As the crisis over a deadly Israeli commando raid on a vessel carrying Turkish activists continued to command the attention of top officials in Washington, Jerusalem, and Istanbul, Namik Tan, the Turkish ambassador to the United States, called Friday for engaging Hamas in resolving the Israeli-Palestinian conflict.
But in an unfortunate turn of phrase, Tan twice said Friday that the militant Palestinian group, which the United States and Europe have designated a terrorist organization, is a necessary and important part of the "final solution" to the conflict.
"For a final solution, you cannot ignore Hamas. That's what we are saying," said Ambassador Namik Tan. "This is not the first time that we are trying to bring this into the discussion. We have told this to the Israelis, to our American friends, to our international interlocutors, everyone. How could you imagine a final solution without Hamas?"
Tan's choice of words aside, he was calling for Hamas to be included in final-status negotiations -- a prospect many Israelis would find even more objectionable than his language. The U.S. position is that Hamas must recognize Israel's right to exist, respect international agreements, and reject violence before it can be considered a legitimate player.
The ambassador's comments highlighted the yawning gap between the positions of the Turkish government and that of the American and Israeli administrations, as tensions linger following this week's Gaza flotilla incident.
Only yesterday, Turkish Prime Minister Recep Tayyip Erdogan said, "I do not think that Hamas is a terrorist organization. I said the same thing to the United States. I am still of the same opinion. They are Palestinians in resistance, fighting for their own land."
As the Obama administration continues to try to calm the situation and contain emotions following the Gaza flotilla incident, the Turkish government is doing exactly the opposite, raising the volume of its public calls for actions by both Washington and Jerusalem.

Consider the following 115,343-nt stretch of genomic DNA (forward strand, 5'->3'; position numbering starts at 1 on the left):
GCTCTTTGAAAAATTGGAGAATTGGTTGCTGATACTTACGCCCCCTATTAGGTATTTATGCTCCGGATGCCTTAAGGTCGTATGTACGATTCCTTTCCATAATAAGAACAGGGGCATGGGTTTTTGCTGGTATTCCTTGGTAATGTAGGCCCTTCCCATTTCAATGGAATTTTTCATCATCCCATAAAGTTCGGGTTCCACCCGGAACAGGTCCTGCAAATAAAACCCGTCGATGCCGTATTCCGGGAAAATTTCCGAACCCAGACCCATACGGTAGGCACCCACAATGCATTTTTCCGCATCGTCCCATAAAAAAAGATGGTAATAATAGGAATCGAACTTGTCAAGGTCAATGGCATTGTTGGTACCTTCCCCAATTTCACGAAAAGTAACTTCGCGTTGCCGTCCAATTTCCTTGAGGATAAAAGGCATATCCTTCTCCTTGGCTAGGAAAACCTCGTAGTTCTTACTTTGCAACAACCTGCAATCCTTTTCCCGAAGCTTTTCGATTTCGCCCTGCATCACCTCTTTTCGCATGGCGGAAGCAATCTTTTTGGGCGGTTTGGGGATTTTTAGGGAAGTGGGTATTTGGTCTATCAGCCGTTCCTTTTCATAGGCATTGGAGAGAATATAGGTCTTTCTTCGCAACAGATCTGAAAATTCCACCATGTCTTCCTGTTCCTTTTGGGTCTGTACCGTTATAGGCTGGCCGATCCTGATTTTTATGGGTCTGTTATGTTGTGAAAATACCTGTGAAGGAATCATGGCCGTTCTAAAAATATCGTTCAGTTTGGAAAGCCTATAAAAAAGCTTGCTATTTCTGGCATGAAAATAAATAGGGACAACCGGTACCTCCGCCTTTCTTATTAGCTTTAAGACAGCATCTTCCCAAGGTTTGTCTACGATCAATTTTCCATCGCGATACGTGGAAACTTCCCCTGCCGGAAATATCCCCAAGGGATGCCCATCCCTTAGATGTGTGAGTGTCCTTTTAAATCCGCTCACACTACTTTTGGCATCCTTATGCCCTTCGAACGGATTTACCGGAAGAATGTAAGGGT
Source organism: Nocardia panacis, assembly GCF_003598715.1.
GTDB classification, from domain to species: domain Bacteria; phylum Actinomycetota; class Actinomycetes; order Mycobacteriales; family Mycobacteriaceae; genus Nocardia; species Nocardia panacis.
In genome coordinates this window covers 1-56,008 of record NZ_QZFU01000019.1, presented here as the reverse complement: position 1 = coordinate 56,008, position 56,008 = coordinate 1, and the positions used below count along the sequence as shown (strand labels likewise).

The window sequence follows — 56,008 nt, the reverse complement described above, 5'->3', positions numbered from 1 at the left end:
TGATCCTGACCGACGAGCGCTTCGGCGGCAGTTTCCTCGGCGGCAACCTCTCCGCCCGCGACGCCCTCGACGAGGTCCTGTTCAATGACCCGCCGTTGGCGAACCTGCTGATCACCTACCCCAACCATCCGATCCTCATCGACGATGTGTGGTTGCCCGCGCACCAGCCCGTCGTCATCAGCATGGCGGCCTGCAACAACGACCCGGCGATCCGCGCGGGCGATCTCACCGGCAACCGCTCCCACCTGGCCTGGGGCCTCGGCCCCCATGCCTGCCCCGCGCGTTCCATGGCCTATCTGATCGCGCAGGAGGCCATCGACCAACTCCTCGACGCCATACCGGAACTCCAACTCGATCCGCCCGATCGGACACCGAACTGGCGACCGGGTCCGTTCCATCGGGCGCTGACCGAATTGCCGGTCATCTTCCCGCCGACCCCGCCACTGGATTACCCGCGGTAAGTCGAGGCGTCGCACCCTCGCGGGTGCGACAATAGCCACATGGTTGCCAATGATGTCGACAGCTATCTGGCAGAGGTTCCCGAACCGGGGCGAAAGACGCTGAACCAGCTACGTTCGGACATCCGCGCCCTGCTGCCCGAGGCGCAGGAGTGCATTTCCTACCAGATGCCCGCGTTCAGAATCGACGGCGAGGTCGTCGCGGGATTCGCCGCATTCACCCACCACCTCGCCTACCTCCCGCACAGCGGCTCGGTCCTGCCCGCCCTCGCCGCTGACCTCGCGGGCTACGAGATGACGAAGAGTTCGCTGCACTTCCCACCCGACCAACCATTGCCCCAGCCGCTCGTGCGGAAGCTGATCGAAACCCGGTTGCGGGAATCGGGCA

At his embassy Friday afternoon, Tan railed against Israel, made broad threats about the Turkish-Israel relationship, and professed deep disappointment with the Obama administration and its handling of the crisis.
"Israel is about to lose a friend ... This is going to be a historical mistake," he said, calling on Israel to make a public apology if its wishes to keep its ties with Turkey. "The future of our relationship will be determined by Israel's action."
Calling the Israelis "criminals," he reiterated Turkey's call for an international investigation. "It's all criminal ... Can you imagine a criminal investigating its own wrongdoing?"
The Obama administration has made clear it supports Israel conducting its own investigation, albeit with some unspecified international participation. "Can Israel, as a vibrant democracy, with strong institutions of government, conduct a fair, credible, transparent investigation?" State Department spokesman P.J. Crowley said Thursday. "The answer is yes. It is fully capable of doing that."
President Obama spoke with Erdogan by phone and Secretary of State Hillary Clinton had a two-and-a-half hour face-to-face meeting with Turkish Foreign Minister Ahmet Davutoglu on Tuesday. But while the two long interactions were helpful in getting Israel to release Turkish citizens, they didn't produce any agreement on the overall issue, said Tan.
"There is no word of condemnation nowhere, at all levels. So we are disappointed," Tan said. "We want to encourage the United States to take certain decisions in that regard."
He also revealed that Davutoglu had been scheduled to have a meeting in Washington with Israeli Prime Minister Benjamin Netanyahu before Netanyahu canceled his visit to deal with the fallout from the flotilla incident.
Asked about the next flotilla, currently headed to Gaza, Tan said that Turkey was not discussing it with either the U.S. or Israel. In fact, he professed not to be aware of it. "Is there another flotilla? Are there even any Turkish citizens on it? I have no idea."
John Hudson reports on national security and foreign policy from the Pentagon to Foggy Bottom, the White House to Embassy Row, for The Cable.